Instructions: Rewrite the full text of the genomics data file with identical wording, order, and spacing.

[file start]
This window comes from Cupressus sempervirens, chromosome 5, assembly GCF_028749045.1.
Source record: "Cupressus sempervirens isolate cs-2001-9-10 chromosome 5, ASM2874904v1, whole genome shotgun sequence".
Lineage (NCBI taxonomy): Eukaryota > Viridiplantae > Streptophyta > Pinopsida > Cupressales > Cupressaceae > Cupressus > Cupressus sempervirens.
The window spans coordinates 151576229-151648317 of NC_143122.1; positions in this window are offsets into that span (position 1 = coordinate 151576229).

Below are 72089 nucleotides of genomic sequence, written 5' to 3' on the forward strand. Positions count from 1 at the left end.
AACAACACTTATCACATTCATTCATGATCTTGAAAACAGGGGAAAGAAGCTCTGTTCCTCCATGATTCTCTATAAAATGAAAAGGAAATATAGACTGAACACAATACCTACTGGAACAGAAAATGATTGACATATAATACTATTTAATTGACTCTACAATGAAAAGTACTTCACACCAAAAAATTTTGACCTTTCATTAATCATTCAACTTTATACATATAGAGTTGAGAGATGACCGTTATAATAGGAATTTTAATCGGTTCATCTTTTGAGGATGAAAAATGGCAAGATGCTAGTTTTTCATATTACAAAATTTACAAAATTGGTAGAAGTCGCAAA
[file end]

This window comes from Cupressus sempervirens, chromosome 5, assembly GCF_028749045.1.
Source record: "Cupressus sempervirens isolate cs-2001-9-10 chromosome 5, ASM2874904v1, whole genome shotgun sequence".
Lineage (NCBI taxonomy): Eukaryota > Viridiplantae > Streptophyta > Pinopsida > Cupressales > Cupressaceae > Cupressus > Cupressus sempervirens.
The window spans coordinates 151576229-151648317 of NC_143122.1; positions in this window are offsets into that span (position 1 = coordinate 151576229).

Below are 72089 nucleotides of genomic sequence, written 5' to 3' on the forward strand. Positions count from 1 at the left end.
AACAACACTTATCACATTCATTCATGATCTTGAAAACAGGGGAAAGAAGCTCTGTTCCTCCATGATTCTCTATAAAATGAAAAGGAAATATAGACTGAACACAATACCTACTGGAACAGAAAATGATTGACATATAATACTATTTAATTGACTCTACAATGAAAAGTACTTCACACCAAAAAATTTTGACCTTTCATTAATCATTCAACTTTATACATATAGAGTTGAGAGATGACCGTTATAATAGGAATTTTAATCGGTTCATCTTTTGAGGATGAAAAATGGCAAGATGCTAGTTTTTCATATTACAAAATTTACAAAATTGGTAGAAGTCGCAAA